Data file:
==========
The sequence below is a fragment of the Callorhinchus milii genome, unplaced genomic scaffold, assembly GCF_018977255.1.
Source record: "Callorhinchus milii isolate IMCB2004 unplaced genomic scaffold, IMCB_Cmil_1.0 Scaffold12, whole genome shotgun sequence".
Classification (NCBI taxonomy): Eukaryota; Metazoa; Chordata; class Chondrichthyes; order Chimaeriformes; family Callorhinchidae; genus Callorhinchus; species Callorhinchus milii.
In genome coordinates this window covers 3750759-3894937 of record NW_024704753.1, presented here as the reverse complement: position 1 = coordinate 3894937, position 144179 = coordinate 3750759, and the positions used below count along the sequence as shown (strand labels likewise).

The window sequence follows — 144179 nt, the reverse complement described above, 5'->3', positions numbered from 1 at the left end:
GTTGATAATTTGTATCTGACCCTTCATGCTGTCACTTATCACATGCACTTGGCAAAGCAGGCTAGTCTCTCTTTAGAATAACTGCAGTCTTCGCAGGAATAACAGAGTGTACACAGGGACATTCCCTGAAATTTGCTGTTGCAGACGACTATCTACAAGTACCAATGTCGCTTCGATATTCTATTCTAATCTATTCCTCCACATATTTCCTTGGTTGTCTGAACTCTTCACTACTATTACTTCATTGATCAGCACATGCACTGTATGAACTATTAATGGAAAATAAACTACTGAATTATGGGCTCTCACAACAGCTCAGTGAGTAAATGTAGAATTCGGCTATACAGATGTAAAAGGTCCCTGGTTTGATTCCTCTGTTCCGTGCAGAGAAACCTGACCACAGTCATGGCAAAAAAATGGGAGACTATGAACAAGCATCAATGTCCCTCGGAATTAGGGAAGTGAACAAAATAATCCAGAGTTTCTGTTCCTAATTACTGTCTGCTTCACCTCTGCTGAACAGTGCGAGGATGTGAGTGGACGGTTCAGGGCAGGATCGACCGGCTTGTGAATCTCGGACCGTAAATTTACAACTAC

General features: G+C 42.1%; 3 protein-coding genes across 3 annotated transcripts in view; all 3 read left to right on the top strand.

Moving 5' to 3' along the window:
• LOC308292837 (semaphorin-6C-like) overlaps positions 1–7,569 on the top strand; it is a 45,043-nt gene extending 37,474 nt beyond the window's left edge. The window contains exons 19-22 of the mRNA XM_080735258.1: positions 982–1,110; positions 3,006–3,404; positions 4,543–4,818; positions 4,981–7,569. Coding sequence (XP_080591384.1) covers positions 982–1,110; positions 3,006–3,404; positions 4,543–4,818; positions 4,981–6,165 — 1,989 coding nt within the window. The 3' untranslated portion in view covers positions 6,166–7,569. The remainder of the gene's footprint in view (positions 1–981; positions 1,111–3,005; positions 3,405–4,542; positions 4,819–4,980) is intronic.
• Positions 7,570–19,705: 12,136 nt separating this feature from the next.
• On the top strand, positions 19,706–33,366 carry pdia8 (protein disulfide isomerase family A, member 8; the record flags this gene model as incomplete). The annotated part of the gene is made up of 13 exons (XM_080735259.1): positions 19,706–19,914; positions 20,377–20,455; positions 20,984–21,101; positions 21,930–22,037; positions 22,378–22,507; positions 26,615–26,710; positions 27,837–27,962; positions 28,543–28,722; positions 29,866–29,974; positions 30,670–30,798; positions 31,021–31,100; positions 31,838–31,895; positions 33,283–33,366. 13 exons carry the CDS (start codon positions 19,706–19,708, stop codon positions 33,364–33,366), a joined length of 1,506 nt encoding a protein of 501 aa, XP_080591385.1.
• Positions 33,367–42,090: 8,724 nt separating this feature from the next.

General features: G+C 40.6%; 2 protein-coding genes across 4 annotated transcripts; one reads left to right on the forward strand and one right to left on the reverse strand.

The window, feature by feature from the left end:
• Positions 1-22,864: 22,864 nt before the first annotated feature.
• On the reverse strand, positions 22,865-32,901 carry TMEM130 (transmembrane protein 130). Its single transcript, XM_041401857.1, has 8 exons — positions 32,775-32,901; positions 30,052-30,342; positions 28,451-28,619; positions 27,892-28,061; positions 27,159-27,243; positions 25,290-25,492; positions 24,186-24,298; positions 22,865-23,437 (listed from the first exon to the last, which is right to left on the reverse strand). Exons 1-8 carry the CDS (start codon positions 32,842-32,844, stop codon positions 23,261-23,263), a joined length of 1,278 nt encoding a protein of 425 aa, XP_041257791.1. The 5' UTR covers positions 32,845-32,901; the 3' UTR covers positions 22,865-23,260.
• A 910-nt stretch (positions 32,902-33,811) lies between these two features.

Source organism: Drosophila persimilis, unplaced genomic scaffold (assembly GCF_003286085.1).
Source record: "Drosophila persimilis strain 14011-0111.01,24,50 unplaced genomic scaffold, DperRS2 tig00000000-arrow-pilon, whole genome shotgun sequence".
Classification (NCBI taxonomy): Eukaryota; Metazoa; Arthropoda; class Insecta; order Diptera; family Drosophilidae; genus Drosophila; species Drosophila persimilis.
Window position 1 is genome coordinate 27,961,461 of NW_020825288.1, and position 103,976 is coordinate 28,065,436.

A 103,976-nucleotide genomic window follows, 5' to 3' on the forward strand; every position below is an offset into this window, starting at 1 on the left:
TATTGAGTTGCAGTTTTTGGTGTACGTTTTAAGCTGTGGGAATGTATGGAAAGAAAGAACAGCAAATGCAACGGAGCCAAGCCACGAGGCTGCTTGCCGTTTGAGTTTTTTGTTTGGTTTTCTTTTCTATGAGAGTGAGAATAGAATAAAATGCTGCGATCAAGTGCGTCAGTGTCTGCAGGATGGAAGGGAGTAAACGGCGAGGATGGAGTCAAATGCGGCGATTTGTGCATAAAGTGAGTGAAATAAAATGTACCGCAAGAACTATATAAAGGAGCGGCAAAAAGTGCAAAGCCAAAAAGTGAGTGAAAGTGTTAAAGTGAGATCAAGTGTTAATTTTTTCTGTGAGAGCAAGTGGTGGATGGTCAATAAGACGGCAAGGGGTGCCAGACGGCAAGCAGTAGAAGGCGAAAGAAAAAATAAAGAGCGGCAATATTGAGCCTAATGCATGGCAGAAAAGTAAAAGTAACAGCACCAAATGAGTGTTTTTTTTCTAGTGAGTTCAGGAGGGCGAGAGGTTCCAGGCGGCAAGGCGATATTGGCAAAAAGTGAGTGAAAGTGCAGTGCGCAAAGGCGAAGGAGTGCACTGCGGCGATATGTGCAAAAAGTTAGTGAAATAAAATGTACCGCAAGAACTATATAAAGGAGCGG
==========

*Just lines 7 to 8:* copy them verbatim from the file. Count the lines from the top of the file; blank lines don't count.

General features: G+C 42.1%; 3 protein-coding genes across 3 annotated transcripts in view; all 3 read left to right on the top strand.

Moving 5' to 3' along the window: